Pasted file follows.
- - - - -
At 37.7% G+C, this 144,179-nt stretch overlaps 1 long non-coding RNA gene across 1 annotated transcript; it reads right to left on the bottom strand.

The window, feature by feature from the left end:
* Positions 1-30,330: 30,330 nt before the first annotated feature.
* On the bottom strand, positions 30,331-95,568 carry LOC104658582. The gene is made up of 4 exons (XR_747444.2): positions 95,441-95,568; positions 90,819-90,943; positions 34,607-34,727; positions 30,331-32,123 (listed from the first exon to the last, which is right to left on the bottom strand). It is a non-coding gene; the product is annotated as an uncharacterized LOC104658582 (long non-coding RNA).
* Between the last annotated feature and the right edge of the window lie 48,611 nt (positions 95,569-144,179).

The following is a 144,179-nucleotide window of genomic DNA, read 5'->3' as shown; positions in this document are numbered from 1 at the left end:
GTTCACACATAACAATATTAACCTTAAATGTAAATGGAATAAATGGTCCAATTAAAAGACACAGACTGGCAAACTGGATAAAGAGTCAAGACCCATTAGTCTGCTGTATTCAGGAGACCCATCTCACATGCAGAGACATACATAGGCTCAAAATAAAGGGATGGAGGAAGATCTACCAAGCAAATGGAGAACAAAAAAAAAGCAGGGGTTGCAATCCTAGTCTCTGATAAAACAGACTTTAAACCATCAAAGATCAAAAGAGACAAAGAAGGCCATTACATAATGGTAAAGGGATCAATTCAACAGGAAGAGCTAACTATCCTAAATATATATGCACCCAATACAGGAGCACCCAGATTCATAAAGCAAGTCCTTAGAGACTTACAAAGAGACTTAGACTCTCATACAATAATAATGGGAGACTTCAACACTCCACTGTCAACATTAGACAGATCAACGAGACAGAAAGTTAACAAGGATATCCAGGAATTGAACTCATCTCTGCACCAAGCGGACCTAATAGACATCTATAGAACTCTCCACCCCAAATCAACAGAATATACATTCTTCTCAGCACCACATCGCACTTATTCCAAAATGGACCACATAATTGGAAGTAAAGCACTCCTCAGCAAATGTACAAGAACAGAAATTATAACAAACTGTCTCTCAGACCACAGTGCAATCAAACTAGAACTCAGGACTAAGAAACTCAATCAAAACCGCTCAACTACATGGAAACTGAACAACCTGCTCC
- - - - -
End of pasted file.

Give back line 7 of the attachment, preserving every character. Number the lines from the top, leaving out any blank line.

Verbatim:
GTTCACACATAACAATATTAACCTTAAATGTAAATGGAATAAATGGTCCAATTAAAAGACACAGACTGGCAAACTGGATAAAGAGTCAAGACCCATTAGTCTGCTGTATTCAGGAGACCCATCTCACATGCAGAGACATACATAGGCTCAAAATAAAGGGATGGAGGAAGATCTACCAAGCAAATGGAGAACAAAAAAAAAGCAGGGGTTGCAATCCTAGTCTCTGATAAAACAGACTTTAAACCATCAAAGATCAAAAGAGACAAAGAAGGCCATTACATAATGGTAAAGGGATCAATTCAACAGGAAGAGCTAACTATCCTAAATATATATGCACCCAATACAGGAGCACCCAGATTCATAAAGCAAGTCCTTAGAGACTTACAAAGAGACTTAGACTCTCATACAATAATAATGGGAGACTTCAACACTCCACTGTCAACATTAGACAGATCAACGAGACAGAAAGTTAACAAGGATATCCAGGAATTGAACTCATCTCTGCACCAAGCGGACCTAATAGACATCTATAGAACTCTCCACCCCAAATCAACAGAATATACATTCTTCTCAGCACCACATCGCACTTATTCCAAAATGGACCACATAATTGGAAGTAAAGCACTCCTCAGCAAATGTACAAGAACAGAAATTATAACAAACTGTCTCTCAGACCACAGTGCAATCAAACTAGAACTCAGGACTAAGAAACTCAATCAAAACCGCTCAACTACATGGAAACTGAACAACCTGCTCC